The recent attacks on Sony have put the physical manifestations of cyber-crime in the headlines in the last few months. Yet as Mann’s project was underway, “This was just two or three years ago, and people didn’t know what I was talking about.”
He rattles off many people he met with in his research — engineers of microchips, counter cyber-intrusion experts, hackers turned security experts, steelworkers and inmates in a maximum-security prison.
“I like doing immersive research,” he says. “You bring yourself into a culture to the point where you can get some semblance of an understanding of the patterns and the rhythms and the mores and the values and how people think, how they feel, what do they want. I like that journey.”
With his brooding heroes and interest in design, architecture and technology, Mann has long often been referred to as a “stylist.” Yet he has largely downplayed that aspect of his filmmaking — “style is a dirty word” he said around the time the television show “Miami Vice,” which he executive produced, was an era-defining hit.
His recent films have been marked by a change in aesthetics: his close-ups feel a little too close, the rhythms of his editing more jagged, all in service of giving the films a heightened rush of immediacy. In part this seems to come from his early adoption of shooting on digital formats, with their lightweight cameras and ability to shoot with low light levels.
“Blackhat” was shot over 66 days in the U.S., Hong Kong, Malaysia and Indonesia, and the production used a variety of cameras, from top-of-the-line digital equipment to cheaper, smaller consumer-grade models. Cinematographer Stuart Dryburgh, an Oscar nominee for his work on “The Piano” who first worked with Mann on the pilot for the recent TV series “Luck,” noted that as much as possible they shot using available light, whether the dazzling neon of Kowloon or mostly by torchlight for the final confrontation in Jakarta. That sequence re-creates the annual Balinese Nyepi Day celebration with some 3,000 extras.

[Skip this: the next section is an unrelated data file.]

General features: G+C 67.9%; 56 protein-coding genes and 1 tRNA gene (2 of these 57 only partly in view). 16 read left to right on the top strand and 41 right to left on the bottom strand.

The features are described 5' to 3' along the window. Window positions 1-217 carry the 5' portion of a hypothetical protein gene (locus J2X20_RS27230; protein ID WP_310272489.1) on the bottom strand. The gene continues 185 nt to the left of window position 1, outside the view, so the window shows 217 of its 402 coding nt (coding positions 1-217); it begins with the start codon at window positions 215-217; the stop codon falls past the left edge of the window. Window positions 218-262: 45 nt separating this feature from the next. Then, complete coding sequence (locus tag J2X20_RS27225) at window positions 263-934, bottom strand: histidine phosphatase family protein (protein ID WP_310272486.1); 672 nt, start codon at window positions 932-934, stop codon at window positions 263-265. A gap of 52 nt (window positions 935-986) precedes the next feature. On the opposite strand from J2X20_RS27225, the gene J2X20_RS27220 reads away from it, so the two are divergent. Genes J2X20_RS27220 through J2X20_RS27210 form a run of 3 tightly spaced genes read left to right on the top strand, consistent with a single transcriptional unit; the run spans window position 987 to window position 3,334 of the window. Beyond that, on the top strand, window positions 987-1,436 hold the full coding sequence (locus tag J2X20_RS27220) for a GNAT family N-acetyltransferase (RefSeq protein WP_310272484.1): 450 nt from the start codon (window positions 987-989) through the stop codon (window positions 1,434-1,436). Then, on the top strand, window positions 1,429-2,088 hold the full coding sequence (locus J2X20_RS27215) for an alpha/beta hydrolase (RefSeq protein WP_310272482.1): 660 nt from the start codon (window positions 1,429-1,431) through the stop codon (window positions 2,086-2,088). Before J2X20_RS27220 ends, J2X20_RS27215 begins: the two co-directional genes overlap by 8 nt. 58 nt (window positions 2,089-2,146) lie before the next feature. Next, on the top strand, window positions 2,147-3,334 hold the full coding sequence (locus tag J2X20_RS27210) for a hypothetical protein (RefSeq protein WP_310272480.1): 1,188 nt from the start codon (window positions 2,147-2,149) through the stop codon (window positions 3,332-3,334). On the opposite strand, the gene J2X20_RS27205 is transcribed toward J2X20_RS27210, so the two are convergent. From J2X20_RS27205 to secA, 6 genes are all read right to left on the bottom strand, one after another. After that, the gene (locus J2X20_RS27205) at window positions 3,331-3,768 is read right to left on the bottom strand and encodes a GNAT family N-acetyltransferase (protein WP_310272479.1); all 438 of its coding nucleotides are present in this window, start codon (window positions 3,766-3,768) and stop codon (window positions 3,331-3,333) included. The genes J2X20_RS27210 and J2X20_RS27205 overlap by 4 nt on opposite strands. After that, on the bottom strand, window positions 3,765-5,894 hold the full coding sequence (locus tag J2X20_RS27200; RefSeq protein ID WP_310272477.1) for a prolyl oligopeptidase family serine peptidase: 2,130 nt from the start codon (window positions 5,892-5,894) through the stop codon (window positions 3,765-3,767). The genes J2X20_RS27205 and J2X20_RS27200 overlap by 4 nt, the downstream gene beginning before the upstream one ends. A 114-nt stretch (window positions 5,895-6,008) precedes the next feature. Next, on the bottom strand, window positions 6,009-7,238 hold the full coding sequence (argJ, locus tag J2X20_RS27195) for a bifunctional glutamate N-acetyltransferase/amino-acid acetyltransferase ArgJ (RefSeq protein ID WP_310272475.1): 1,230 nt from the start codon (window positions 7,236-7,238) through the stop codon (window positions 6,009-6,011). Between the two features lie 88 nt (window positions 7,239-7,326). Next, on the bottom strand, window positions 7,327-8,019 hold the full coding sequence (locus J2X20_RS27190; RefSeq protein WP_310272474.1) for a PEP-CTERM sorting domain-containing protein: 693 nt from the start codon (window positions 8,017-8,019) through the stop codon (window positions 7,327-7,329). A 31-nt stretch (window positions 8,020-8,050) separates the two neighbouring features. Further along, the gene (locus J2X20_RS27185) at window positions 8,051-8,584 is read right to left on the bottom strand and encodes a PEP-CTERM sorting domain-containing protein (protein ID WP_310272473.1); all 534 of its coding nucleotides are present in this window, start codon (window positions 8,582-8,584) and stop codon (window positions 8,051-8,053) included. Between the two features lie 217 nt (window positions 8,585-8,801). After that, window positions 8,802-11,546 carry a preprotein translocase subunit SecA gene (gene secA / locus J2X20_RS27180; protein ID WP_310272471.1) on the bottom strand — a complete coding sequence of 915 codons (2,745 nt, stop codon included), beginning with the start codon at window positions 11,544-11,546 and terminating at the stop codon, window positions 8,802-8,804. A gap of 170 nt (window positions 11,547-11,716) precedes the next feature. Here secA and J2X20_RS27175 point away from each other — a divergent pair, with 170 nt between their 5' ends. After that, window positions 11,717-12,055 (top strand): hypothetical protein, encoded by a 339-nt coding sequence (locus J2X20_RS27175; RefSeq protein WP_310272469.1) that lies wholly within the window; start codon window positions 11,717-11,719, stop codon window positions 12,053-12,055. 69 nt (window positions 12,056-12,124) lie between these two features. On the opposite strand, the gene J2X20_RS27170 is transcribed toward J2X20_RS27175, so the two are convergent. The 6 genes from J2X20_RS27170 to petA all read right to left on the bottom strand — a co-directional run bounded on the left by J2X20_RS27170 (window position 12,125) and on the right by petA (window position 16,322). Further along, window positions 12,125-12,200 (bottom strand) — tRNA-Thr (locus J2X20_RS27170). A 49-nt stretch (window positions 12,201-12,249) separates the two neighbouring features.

“The locations drove the look, very much,” says Dryburgh.
“I don’t know if Michael said this or whether this was my interpretation of it,” Dryburgh adds, “but I would say certainly in my mind, we were trying to make a crime story that was as gripping as ‘Heat’ in a sort of more intimate photographic style as in ‘The Insider.’ The camera is very mobile, it follows characters closely, which is a thing that Michael has become very interested in.”
Mann acknowledges the changes but not for the reasons one might expect. “Not because of digital,” he says. “The two aren’t related.”
Rather, he says, “I continue to evolve. There’s a way of composing shots and cutting that were particularly suited to ‘Last of the Mohicans’ that I wouldn’t be that interested in today. Like everybody else on the planet, I’m flooded by media and we are much more sophisticated about things.
“This is not theory generating practice,” he added, “this is just kind of an organic observation and me trying to figure out why I like this.”